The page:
What are the conflicts in the novel Chains?

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One of the main conflicts in the novel Chains is the conflict between Isabel and slavery. Not only does Isabel have to deal with the physical and emotional stresses of being in slavery, but she is also manipulated into thinking she will be set free, which makes the conflict even...

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One of the main conflicts in the novel Chains is the conflict between Isabel and slavery. Not only does Isabel have to deal with the physical and emotional stresses of being in slavery, but she is also manipulated into thinking she will be set free, which makes the conflict even more prominent.

In regard to slavery is another conflict, which is the cruel relationship between Isabel and her owner, Mrs. Lockton. Mrs. Lockton abuses Isabel throughout the story.

Finally, there is a conflict between the Rebels and the Loyalists. The Rebels are working toward ending slavery, freeing not only Isabel, but all other slaves during the American Revolution. The Loyalists, on the other hand, practice slavery. Mrs. and Mr. Lockton are both Loyalists.

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Throughout the novel, Isabel experiences numerous inner conflicts. She must constantly try to reconcile herself to an unacceptable situation. Although she contemplates running away, the deep internal conflict that holds her back is her sense of responsibility toward Ruth. Isabel knows that her sister would suffer, perhaps even die, if left on her own. Until Ruth has left, Isabel's internal conflict is between freedom and family.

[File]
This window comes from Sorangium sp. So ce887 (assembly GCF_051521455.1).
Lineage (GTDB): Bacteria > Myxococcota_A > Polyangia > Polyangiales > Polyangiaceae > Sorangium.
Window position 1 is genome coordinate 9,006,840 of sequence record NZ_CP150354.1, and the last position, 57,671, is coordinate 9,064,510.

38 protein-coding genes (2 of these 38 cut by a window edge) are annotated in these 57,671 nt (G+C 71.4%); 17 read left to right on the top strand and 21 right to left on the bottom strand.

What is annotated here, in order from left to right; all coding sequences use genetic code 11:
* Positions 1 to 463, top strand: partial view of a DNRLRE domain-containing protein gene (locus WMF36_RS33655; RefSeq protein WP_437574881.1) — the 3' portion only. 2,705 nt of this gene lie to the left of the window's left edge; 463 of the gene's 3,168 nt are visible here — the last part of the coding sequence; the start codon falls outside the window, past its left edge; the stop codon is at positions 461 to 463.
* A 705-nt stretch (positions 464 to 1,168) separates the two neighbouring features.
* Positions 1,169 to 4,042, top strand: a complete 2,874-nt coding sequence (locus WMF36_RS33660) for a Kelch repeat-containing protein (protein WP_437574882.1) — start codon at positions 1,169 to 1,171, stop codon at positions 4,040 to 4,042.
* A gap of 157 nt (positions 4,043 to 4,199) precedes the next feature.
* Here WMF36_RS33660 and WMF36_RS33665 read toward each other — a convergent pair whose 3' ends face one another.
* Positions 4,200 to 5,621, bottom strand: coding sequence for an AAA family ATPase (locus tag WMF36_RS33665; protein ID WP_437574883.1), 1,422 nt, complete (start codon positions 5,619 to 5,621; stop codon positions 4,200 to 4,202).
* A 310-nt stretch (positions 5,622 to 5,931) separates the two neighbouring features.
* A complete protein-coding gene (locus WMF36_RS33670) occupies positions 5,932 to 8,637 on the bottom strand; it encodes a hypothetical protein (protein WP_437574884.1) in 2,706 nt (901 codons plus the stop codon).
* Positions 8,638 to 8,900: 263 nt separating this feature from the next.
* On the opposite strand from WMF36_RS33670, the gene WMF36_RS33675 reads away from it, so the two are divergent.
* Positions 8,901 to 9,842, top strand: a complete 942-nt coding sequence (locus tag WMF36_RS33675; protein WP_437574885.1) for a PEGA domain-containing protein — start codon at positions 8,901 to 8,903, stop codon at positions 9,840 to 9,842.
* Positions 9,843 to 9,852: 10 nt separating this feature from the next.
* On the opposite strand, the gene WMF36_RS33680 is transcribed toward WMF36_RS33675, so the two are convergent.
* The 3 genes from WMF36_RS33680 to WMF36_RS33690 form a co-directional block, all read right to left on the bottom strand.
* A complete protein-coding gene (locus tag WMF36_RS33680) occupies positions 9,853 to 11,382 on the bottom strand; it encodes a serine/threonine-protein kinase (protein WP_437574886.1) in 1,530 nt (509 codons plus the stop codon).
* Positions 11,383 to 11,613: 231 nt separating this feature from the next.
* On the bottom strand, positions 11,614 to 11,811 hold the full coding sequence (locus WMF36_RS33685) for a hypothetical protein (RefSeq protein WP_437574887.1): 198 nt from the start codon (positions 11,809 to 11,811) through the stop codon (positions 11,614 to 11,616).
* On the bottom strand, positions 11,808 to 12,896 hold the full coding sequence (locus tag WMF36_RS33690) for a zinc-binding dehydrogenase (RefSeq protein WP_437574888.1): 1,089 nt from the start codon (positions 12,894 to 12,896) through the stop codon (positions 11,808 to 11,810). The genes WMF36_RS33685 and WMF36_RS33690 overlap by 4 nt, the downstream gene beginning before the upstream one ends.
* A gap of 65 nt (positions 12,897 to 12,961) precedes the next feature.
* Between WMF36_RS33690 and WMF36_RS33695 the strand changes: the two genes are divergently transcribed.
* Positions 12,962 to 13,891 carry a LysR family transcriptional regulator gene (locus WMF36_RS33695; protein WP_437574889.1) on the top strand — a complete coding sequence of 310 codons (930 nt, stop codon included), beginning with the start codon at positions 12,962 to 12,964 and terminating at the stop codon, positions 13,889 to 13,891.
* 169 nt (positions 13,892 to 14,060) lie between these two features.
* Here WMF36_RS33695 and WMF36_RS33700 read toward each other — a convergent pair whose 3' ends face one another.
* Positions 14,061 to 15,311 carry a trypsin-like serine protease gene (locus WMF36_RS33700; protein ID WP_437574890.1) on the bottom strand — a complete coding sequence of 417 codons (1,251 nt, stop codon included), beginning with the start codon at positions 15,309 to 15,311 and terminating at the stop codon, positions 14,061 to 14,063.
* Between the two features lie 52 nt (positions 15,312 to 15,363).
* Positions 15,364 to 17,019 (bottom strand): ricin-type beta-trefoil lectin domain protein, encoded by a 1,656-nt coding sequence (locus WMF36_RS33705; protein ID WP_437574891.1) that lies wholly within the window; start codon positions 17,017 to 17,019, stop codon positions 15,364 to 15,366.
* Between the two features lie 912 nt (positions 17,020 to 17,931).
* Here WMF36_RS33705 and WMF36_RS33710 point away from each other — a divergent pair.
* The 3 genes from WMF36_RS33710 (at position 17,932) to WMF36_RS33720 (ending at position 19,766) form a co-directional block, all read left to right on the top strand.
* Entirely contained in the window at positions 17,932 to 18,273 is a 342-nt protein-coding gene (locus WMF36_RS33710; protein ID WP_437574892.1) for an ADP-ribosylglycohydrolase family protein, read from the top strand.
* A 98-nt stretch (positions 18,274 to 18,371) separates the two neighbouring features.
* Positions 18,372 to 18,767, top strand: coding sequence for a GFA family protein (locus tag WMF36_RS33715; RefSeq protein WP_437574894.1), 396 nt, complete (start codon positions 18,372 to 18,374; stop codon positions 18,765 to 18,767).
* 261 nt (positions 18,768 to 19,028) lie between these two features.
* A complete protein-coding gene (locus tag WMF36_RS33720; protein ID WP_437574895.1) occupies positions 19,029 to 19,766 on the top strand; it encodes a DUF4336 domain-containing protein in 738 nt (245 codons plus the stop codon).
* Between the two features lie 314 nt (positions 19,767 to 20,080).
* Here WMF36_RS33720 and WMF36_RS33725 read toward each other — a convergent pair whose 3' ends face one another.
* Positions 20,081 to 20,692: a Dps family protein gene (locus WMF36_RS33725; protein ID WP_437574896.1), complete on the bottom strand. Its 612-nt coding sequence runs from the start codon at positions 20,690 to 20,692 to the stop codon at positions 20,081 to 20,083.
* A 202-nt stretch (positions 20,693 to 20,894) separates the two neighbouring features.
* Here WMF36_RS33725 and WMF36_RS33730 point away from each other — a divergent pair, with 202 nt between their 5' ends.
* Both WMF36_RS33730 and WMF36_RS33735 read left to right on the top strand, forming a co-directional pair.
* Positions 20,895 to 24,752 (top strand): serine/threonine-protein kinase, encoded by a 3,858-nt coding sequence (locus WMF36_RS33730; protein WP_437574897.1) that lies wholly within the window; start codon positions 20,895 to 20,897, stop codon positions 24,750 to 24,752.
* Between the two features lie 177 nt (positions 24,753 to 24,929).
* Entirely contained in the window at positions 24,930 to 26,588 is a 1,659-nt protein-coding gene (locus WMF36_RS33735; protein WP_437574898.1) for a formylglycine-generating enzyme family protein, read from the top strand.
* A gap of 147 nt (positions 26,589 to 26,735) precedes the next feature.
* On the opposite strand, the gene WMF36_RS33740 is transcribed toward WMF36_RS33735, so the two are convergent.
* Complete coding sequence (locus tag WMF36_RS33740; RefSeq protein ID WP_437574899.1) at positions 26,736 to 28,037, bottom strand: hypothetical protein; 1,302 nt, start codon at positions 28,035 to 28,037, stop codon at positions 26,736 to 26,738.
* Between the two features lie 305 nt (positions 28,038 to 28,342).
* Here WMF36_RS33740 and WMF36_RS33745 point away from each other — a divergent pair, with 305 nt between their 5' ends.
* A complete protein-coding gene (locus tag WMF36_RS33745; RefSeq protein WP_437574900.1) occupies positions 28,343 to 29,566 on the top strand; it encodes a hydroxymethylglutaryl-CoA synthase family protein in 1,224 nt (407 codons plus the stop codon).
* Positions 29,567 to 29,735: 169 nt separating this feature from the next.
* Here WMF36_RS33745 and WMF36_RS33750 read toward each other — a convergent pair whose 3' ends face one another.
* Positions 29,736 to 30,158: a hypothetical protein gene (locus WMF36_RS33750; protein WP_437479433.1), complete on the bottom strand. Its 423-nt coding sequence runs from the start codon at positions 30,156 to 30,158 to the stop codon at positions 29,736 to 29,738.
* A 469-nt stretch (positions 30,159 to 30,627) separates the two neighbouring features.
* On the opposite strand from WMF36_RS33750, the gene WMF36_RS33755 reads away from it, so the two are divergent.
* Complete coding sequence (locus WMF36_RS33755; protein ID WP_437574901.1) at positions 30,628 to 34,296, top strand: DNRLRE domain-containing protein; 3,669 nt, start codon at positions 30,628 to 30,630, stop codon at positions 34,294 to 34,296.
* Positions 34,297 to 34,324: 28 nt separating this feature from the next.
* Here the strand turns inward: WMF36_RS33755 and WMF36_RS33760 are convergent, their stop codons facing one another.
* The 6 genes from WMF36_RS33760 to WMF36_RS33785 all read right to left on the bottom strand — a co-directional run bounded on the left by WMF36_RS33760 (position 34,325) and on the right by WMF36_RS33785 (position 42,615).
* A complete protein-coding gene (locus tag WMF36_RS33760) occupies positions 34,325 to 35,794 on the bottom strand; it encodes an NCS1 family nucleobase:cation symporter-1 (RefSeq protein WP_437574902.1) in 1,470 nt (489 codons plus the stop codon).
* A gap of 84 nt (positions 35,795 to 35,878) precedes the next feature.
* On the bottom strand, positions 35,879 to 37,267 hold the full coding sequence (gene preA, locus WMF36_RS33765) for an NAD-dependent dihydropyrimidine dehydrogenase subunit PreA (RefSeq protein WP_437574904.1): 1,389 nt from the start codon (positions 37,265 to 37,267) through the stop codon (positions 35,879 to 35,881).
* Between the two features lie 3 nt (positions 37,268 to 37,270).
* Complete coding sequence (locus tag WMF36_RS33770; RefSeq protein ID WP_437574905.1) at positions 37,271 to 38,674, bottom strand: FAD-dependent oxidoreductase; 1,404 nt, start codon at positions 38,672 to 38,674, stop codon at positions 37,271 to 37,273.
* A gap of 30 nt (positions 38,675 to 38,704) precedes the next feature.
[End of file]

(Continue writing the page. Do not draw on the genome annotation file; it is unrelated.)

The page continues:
At the other extreme is the broad political and social conflict between Loyalists and Patriots. While the Patriots see their cause as liberty, the Loyalists view them as traitors to the Crown. Although some Patriots are slaveholders, the main slave-owning family depicted, the Locktons, are Loyalists. In this way, the author extends the analogy of freedom from the national sovereignty claimed by the Patriots and Isabel and others's release from slavery.

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In Laurie Halse Anderson’s Chains, the protagonist faces two major types of conflict, namely external and internal conflict. The internal conflict arises due to the fact that Isabel, the main character, has to deal with certain struggles, such as taking care of her younger sister following her mother’s death. Besides that, Isabel lacks self-confidence and often seeks for advice from other people.

The second type of conflict evident in this novel is external conflict. This type of conflict can be explained based on the fact that Isabel is enslaved during the Revolutionary War. Isabel is a slave at Madam Lockton’s home, which means that her freedom is limited. If she is not willing to work, her cruel master punishes her. In this regard, she has to explore all the possible means of freeing herself. She manages to escape from slavery in the end.

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One conflict evident in the novel is person versus society. The best example of this conflict type is found in Isabel and Ruth's struggle with slavery. Upon the death of Mary Finch, Isabel and Ruth were to be set free. Unfortunately, Robert doesn't feel obligated to honor Mary's wishes. He keeps the two girls in slavery and sells them off to a new family. The conflict is person versus society, because Isabel and Ruth are fighting against a corrupt societal system. That conflict is further escalated by Isabel agreeing to spy against the Loyalists in exchange for her freedom.

Another conflict is person versus person. Isabel is central to this conflict as well. Her main antagonist through much of the story is Madam Lockton. Madam Lockton is not a kind woman, and she is especially mean and difficult toward Isabel.

Madam Lockton's cruel treatment of Isabel leads to a third type of conflict, the conflict of person versus self. As Madam Lockton escalates her cruel treatment, Isabel must decide what to do. She can continue to take the punishment, continue to spy and hope for freedom, run away, or forge documents that grant her freedom.

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